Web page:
Hi, everyone. I wanted to let you know that, in general, I am doing a little better. I am also exercising a lot of self-compassion. Here is what that looks like:
I am opting out of the Blogging from A to Z challenge this year. I have done it every year since I started this blog, but I just can’t this time.
I turned down a speaking engagement for June, because that month already has a ton of things going on for me.
I have accepted that my current WIP is going to be written in tiny bits, rather than giant swathes. Each word I get on the page is one I didn’t have before.
I have been notified by my MD that pretty soon it will be my turn to make a vaccination appointment. This has helped my morale more than I anticipated.
I am getting back into cooking and baking, trying new recipes. Not all of them have turned out well, but I am not taking that as an indictment of my skills. Not all recipes are that good (so now you know …).
I am making an effort to read more this year. I have always been an avid reader, but last year I struggled to concentrate on books. TV was a lot easier. I’m already doing better with this; I’m six books ahead of schedule based on my target of 100 books/year.
I am truly grateful for all of the kind words I’ve received during my mental health struggle. I had six sessions with a wonderful doctor who helped me get past the “bump” that I was experiencing. I have a day job supervisor who is caring and compassionate, and continues to make sure I have the support I need. I know I’m fortunate in all of these things.
Wow. I’m almost not sure where to start. First and foremost, I wish to thank all who visited my blog and commented. Likewise, a special welcome to those who became new followers. You are greatly appreciated!
This year, my theme was Facts About Pompeii. I wanted to share some of my travel photos and information gleaned in the research for my current work-in-progress, Pompeii Fire. I posted here, on the A to Z website, my author page on Facebook, and the FB group page for my chapter of the Historical Novel Society.
This was my fourth year doing the challenge. This year, I had fewer visitors than any other year. I initially thought it was because of no longer being on Twitter, but when the challenge was over I was at 97% of my previous low year, when the theme was David Bowie’s music. So, it clearly wasn’t Twitter … but perhaps my theme.
I did go and comment on several blogs, but I must confess that it was with no particular degree of regularity. I just didn’t have it in me, to be honest; working at home, writing a book, and taking classes wore me out more than I anticipated. I had initially believed that the coronavirus quarantine would render me able to get more things crammed in around the edges than proved to be the case. On the plus side, I found and started following a few new ones as well (as happens every year).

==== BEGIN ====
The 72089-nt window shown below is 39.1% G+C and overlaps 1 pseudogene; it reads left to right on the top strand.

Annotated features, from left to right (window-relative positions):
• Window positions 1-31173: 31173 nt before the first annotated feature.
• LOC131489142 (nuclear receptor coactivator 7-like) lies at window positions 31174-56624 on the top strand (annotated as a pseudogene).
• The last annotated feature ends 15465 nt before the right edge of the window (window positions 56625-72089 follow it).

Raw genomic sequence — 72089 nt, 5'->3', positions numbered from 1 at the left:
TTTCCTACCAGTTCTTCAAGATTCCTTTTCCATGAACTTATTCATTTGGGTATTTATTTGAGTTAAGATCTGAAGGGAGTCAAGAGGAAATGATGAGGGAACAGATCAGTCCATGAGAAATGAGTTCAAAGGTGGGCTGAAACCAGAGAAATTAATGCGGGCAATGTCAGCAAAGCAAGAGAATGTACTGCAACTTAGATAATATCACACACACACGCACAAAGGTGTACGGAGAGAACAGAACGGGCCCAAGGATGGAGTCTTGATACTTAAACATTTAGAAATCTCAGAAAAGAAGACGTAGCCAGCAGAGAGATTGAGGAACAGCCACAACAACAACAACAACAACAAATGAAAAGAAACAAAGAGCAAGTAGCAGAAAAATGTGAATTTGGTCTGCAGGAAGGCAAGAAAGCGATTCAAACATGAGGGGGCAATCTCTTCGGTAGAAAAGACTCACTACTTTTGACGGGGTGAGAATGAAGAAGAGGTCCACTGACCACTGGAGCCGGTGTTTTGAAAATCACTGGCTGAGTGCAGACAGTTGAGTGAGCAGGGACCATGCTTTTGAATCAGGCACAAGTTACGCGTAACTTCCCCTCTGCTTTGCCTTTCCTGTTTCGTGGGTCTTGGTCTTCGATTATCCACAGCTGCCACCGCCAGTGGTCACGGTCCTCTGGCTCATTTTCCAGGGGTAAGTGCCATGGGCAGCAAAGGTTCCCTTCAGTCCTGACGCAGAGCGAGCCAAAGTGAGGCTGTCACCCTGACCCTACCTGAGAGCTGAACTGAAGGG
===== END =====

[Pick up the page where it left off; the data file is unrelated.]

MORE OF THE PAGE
Doing this challenge is a lot of work, as those who participate will confirm. Each year when I’m done, I find myself uncertain whether I’ll do it again. I guess we’ll find out in 2021!
Hi, everyone. Can you believe it? It’s the last day of the 2020 A to Z Challenge. I’ll do a summary post in a couple of days.
This is another building that was closed when I visited. The temple is the smallest at Pompeii, and may be found adjacent to the Temple of Isis and the theatre complex (which includes the Quadriportico). There is some argument over whether it was dedicated to Zeus/Jupiter or Aesculapius/Asclepius, based on some statuary found there and now housed in the Naples Archaeological Museum.
Zeus Meilichios is what’s referred to as an epithet: a second name based on a particular aspect of the deity. That aspect might be regional, such as Venus Pompeiia, or about some part of their personality. In this case, the epithet literally translates to “sweet as honey,” so it refers to a god who is easy to approach with needs and who is likely to listen to one’s prayers.
Hi, everyone. Today, we’re going to look at the House of the Young Bull. This house was not open when I visited Pompeii, so I’m going to have to “wing it” a bit from other sources.
The house gets its name from a statue that was on the plinth you see next to the atrium. That statue now lives in the Getty Collection, which graciously permits bloggers to use its images under their Open Content Program.
Unlike many of the houses in Pompeii, we know that this one belonged to L. Pontius Saxesus; a seal with his name on it was found near the main entrance.
The house was originally excavated in 1836, but that project was abandoned. Unfortunately, the many frescoes were lost as a result; no efforts had been taken to preserve them.
This was what we now call a Hellenized home, with a peristyle garden and other Greek architectural influences. What wall art does remain seems to have been in the so-called First Style, in which stucco was painted to represented various types of marble.
I know, I know. You’re sitting there thinking “How does that even work? Decem starts with a d, not an x.” Well, I’ll tell you.
Today we’re going to have a little Latin lesson, with the numbers 1-10. Chart, below, via Transparent Language.
As you reach number seven, you may notice that the Latin looks kind of familiar. That’s because September, October, November, and December were months seven through 10 in the ancient Roman year. The Roman numeral for 10, X, is decem.
As an aside, I learned to tell time on a clock face with Roman numerals, which hung in our living room. That’s why I included a clock on this post.